Myanmar Crisis

Myanmar Crisis

Violence  in Myanmar's Rakhine State has driven more than 600,000 people (most of whom identify as Rohingya) across the border into Bangladesh, where they have joined more than 300,000 who fled in earlier waves of ethnic violence over the past three decades.

The endless number of refugees fleeing from Myanmar has created impossible conditions for Bangladesh – already one of the world's poorest and most densely populated large country. The civil society and government have nevertheless provided a massive amount of aid.

Rohingya Muslims are considered to be among the world's most persecuted people. The predominantly Buddhist Myanmar considers them Bangladeshi, but Bangladesh says they're Burmese. As a result, they're effectively stateless.

The speed and scale of the influx has resulted in a critical humanitarian emergency.

Bangladesh is now dealing with a humanitarian catastrophe, as more and more refugees arrive on its fields and shores each day.  Three out of four of them are women and children. They will be provided shelter, food and medical assistance at the camp, but they face an uncertain future in conditions ripe for disease and despair.

Doctors Without Borders has called the camps in Bangladesh a “time bomb ticking toward a full-blown health crisis” as sanitation and medical services and distribution of clean water have struggled to keep up with refugee arrivals.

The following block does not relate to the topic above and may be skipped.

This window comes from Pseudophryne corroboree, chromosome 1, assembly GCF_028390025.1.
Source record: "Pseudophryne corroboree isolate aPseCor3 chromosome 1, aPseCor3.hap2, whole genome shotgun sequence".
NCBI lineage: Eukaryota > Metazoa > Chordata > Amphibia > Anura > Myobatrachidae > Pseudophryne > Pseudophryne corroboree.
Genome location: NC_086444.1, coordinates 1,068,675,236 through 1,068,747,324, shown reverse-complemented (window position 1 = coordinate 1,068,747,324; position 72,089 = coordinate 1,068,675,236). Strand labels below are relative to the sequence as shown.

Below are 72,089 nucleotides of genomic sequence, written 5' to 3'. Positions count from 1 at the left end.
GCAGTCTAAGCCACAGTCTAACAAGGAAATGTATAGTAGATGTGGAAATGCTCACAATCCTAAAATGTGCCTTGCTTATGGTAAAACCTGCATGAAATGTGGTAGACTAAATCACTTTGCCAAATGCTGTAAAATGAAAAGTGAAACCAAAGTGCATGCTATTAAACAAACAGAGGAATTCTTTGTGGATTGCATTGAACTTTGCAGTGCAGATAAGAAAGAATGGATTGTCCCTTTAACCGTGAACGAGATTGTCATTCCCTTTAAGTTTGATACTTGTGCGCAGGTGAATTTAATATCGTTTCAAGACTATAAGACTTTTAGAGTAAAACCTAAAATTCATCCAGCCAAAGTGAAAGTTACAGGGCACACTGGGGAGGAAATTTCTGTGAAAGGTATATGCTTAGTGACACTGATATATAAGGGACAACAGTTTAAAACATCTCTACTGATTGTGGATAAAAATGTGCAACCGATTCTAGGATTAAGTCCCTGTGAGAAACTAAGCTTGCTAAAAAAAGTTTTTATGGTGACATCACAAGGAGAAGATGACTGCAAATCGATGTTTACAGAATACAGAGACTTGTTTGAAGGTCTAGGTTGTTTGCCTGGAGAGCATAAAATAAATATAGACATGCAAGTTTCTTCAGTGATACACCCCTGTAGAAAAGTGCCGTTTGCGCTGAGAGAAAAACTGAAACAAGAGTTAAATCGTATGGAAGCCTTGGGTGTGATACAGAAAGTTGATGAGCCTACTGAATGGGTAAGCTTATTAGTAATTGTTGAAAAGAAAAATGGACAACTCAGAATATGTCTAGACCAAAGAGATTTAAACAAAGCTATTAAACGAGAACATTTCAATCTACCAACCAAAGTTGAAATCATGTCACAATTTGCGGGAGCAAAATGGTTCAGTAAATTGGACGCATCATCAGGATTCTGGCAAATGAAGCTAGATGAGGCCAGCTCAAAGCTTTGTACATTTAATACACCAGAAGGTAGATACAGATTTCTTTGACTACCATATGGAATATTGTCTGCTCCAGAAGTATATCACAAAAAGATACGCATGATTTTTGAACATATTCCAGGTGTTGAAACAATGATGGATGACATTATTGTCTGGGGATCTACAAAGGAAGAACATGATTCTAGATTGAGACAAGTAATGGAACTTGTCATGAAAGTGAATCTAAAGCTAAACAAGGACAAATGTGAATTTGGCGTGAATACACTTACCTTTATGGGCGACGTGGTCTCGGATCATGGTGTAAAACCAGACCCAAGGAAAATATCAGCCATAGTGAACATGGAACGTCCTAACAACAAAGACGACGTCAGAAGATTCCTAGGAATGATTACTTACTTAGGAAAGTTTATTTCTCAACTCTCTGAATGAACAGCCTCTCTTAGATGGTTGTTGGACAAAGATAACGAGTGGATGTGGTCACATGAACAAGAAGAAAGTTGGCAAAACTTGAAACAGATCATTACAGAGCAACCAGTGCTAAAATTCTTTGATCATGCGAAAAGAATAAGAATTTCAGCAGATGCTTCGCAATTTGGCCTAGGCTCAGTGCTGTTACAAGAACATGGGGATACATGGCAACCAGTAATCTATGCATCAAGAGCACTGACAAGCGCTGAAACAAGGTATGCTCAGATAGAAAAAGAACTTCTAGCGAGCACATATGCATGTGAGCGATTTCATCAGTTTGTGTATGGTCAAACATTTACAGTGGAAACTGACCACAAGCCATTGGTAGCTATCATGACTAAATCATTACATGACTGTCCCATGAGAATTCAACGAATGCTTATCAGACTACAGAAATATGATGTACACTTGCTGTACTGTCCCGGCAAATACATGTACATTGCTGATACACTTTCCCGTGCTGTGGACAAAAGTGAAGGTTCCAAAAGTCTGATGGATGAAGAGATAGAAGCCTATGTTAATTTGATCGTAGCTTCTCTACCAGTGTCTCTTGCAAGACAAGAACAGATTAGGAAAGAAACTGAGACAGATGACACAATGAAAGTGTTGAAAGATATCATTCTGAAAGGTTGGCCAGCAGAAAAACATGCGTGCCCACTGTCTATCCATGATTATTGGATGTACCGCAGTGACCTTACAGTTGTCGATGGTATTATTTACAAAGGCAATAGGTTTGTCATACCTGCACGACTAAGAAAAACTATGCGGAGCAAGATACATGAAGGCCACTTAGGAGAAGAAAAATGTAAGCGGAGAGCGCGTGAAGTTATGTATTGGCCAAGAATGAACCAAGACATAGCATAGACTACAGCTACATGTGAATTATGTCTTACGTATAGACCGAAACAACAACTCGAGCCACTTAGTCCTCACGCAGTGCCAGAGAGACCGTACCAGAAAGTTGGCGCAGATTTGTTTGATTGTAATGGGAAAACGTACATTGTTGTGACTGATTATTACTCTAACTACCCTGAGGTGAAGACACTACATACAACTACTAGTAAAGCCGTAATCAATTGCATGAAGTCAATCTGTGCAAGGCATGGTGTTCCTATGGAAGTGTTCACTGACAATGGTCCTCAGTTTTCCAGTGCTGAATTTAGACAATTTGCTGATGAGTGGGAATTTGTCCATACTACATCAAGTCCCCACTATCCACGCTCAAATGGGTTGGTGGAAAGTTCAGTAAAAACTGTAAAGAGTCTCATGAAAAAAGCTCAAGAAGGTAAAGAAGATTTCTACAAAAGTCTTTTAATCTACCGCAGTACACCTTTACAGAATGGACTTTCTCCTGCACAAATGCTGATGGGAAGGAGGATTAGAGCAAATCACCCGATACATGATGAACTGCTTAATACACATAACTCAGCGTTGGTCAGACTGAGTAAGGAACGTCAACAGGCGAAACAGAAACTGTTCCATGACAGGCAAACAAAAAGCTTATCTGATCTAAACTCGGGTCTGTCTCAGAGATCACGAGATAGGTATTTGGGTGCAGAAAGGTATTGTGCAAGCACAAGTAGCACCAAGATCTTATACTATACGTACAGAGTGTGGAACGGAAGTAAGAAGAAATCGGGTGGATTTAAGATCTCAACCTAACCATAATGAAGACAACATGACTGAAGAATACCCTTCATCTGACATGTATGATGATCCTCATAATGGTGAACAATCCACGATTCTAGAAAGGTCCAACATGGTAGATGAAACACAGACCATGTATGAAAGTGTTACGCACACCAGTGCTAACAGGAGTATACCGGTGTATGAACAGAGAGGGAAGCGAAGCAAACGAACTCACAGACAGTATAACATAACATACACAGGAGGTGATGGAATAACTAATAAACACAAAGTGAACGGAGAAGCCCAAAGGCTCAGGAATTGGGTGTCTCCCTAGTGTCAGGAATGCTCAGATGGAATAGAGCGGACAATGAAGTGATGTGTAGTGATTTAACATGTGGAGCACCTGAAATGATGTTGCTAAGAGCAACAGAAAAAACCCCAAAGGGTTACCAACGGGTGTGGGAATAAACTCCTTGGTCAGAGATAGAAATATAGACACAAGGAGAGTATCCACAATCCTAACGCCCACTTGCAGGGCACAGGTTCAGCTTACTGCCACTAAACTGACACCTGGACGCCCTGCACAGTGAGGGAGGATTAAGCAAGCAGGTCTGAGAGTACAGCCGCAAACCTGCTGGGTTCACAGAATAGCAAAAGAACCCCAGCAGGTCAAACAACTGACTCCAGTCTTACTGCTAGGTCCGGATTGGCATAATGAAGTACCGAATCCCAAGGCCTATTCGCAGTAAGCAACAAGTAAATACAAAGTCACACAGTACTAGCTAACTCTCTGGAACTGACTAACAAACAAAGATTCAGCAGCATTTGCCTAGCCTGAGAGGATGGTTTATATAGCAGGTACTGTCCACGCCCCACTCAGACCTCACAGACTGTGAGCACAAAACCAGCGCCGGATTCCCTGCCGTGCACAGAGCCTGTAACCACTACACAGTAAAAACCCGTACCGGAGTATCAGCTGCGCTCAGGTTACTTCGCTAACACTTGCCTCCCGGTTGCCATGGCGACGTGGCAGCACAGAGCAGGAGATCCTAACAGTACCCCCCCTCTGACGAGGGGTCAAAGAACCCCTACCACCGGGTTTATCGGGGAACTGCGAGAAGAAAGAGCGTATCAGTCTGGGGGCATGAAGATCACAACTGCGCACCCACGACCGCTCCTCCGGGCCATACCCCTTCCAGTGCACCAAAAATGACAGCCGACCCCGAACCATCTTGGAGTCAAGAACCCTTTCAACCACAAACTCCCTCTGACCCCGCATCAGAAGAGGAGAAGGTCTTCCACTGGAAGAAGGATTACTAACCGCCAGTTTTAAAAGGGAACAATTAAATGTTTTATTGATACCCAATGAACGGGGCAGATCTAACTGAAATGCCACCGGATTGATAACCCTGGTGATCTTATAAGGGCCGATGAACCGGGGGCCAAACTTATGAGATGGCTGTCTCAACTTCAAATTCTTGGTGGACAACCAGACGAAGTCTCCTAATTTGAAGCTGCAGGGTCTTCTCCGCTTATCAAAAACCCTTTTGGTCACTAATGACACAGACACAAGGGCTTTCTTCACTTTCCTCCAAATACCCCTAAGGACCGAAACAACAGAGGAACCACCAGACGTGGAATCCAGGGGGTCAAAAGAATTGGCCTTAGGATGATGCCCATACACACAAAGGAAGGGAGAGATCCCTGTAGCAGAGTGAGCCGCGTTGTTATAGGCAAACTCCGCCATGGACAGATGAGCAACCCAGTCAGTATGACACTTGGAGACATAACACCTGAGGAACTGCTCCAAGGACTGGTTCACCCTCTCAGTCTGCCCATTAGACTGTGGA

Up until now, they've been living in a range of different refugee camps across southern Bangladesh. However, Bangladesh are planning to build a single, enormous 3000-acre refugee camp at Cox's Bazar to accommodate the huge influx of refugees. A Bangladeshi minister warned his country was struggling to deal with the flood across the border.

China has offered to help defuse the Rohingya crisis. Following meetings with Beijing's top diplomat Bangladesh hopes they will apply pressure on Myanmar take back hundreds of thousands of refugees.

Bangladesh and Myanmar have agreed, in principle, to begin repatriation of the Rohingya but are still tussling over the details.

However, Myanmar's powerful army chief distanced himself from any suggestion of a quick return. The Rohingya, he said, could only return if Buddhist citizens accepted them — a highly unlikely scenario given that the minority is so widely disliked inside Myanmar.


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